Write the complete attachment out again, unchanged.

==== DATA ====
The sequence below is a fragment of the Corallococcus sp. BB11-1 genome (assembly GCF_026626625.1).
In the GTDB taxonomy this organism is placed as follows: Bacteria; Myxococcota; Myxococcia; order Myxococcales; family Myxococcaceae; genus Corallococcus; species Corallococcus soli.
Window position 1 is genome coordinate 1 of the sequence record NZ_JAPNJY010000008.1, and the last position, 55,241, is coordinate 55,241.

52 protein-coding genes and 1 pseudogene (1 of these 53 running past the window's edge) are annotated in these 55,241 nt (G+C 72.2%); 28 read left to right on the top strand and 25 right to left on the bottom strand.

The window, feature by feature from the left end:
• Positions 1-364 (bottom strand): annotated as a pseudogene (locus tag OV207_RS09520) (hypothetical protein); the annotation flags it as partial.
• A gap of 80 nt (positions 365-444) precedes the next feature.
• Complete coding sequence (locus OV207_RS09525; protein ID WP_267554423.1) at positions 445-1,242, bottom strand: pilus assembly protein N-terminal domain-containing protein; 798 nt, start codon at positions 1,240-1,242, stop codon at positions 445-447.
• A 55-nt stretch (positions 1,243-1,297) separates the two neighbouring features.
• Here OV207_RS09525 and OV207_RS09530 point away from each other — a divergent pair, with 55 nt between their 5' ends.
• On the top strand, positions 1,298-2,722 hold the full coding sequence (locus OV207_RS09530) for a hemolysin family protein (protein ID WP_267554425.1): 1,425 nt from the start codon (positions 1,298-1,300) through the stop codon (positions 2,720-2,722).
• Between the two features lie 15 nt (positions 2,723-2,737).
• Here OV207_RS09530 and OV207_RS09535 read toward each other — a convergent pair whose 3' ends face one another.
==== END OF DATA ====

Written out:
The sequence below is a fragment of the Corallococcus sp. BB11-1 genome (assembly GCF_026626625.1).
In the GTDB taxonomy this organism is placed as follows: Bacteria; Myxococcota; Myxococcia; order Myxococcales; family Myxococcaceae; genus Corallococcus; species Corallococcus soli.
Window position 1 is genome coordinate 1 of the sequence record NZ_JAPNJY010000008.1, and the last position, 55,241, is coordinate 55,241.

52 protein-coding genes and 1 pseudogene (1 of these 53 running past the window's edge) are annotated in these 55,241 nt (G+C 72.2%); 28 read left to right on the top strand and 25 right to left on the bottom strand.

The window, feature by feature from the left end:
• Positions 1-364 (bottom strand): annotated as a pseudogene (locus tag OV207_RS09520) (hypothetical protein); the annotation flags it as partial.
• A gap of 80 nt (positions 365-444) precedes the next feature.
• Complete coding sequence (locus OV207_RS09525; protein ID WP_267554423.1) at positions 445-1,242, bottom strand: pilus assembly protein N-terminal domain-containing protein; 798 nt, start codon at positions 1,240-1,242, stop codon at positions 445-447.
• A 55-nt stretch (positions 1,243-1,297) separates the two neighbouring features.
• Here OV207_RS09525 and OV207_RS09530 point away from each other — a divergent pair, with 55 nt between their 5' ends.
• On the top strand, positions 1,298-2,722 hold the full coding sequence (locus OV207_RS09530) for a hemolysin family protein (protein ID WP_267554425.1): 1,425 nt from the start codon (positions 1,298-1,300) through the stop codon (positions 2,720-2,722).
• Between the two features lie 15 nt (positions 2,723-2,737).
• Here OV207_RS09530 and OV207_RS09535 read toward each other — a convergent pair whose 3' ends face one another.